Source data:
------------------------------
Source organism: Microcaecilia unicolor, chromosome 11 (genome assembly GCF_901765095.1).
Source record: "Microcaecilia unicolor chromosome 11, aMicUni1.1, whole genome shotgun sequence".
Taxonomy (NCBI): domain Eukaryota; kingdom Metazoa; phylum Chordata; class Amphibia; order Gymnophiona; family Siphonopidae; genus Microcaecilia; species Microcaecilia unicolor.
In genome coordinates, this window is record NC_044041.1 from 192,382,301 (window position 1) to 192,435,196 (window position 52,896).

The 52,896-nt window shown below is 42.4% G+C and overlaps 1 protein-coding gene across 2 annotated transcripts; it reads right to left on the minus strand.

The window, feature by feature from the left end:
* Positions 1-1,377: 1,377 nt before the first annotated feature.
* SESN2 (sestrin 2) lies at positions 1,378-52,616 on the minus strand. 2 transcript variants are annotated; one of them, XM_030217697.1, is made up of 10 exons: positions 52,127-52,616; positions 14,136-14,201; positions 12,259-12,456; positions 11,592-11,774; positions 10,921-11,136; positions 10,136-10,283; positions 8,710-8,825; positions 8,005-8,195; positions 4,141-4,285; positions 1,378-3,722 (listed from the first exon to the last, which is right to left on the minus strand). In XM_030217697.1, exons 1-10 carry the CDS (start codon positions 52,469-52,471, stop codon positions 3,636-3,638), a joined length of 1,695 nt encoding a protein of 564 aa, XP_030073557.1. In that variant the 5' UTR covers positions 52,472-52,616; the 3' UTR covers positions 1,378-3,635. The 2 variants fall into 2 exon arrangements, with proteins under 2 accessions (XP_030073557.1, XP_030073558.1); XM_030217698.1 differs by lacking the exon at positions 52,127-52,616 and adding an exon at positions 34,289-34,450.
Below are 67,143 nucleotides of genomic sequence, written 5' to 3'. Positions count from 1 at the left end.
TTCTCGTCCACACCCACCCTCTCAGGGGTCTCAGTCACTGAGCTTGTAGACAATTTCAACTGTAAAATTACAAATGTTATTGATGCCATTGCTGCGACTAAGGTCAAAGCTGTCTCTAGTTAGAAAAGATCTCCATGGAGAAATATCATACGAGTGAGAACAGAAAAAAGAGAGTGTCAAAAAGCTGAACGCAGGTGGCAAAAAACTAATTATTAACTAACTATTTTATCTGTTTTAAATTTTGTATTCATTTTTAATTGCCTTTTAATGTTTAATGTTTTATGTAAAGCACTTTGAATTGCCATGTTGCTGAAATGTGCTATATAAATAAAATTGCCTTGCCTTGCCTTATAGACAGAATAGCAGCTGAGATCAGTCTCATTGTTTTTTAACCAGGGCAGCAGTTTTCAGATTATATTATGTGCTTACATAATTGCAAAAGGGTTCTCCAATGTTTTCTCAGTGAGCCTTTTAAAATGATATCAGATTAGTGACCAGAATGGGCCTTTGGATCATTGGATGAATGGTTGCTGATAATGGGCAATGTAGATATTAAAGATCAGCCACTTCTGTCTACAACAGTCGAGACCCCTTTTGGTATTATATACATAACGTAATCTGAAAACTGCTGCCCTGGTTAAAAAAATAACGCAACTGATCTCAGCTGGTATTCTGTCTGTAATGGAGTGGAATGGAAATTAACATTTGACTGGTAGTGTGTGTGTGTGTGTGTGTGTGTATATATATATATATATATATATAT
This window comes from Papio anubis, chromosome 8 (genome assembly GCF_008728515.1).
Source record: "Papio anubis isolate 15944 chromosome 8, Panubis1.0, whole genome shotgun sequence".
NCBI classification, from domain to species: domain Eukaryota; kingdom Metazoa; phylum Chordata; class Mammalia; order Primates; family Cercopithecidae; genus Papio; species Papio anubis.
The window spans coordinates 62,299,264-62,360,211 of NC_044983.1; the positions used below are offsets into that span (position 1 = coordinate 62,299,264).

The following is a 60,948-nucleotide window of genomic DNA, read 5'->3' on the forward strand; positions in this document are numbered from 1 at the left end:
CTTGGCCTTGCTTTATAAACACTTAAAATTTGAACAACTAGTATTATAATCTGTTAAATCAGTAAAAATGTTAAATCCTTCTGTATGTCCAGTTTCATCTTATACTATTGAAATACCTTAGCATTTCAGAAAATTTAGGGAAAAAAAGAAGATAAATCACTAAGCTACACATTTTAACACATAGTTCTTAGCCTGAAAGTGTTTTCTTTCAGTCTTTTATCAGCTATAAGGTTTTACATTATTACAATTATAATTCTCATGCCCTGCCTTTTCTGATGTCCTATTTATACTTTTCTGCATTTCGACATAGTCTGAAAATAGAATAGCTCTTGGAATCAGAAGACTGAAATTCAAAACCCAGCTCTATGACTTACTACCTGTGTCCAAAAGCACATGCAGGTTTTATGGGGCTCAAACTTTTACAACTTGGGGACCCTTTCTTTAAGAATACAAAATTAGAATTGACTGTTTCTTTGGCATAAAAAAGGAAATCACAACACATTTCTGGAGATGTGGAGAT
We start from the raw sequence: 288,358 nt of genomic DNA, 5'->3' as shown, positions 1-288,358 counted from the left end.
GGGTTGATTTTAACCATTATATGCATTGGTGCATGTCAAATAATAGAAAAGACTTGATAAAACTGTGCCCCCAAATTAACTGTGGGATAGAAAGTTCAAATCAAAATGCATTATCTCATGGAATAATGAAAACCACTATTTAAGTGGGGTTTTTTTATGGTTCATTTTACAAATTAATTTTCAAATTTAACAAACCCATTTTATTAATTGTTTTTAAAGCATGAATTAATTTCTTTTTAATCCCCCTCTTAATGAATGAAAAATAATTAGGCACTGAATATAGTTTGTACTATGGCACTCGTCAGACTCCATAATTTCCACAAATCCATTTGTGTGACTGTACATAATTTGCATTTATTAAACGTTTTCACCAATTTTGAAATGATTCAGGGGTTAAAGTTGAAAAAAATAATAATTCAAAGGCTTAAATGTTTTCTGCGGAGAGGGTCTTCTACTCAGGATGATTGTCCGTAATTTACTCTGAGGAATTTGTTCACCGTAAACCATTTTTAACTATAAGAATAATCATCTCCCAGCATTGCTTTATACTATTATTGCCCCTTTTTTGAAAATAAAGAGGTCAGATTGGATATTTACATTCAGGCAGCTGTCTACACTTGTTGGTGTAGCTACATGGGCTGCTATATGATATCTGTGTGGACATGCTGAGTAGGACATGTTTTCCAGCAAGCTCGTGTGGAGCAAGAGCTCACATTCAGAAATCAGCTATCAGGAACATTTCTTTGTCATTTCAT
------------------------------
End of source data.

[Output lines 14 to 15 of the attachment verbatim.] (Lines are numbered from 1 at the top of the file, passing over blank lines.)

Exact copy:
The window spans coordinates 62,299,264-62,360,211 of NC_044983.1; the positions used below are offsets into that span (position 1 = coordinate 62,299,264).

The following is a 60,948-nucleotide window of genomic DNA, read 5'->3' on the forward strand; positions in this document are numbered from 1 at the left end: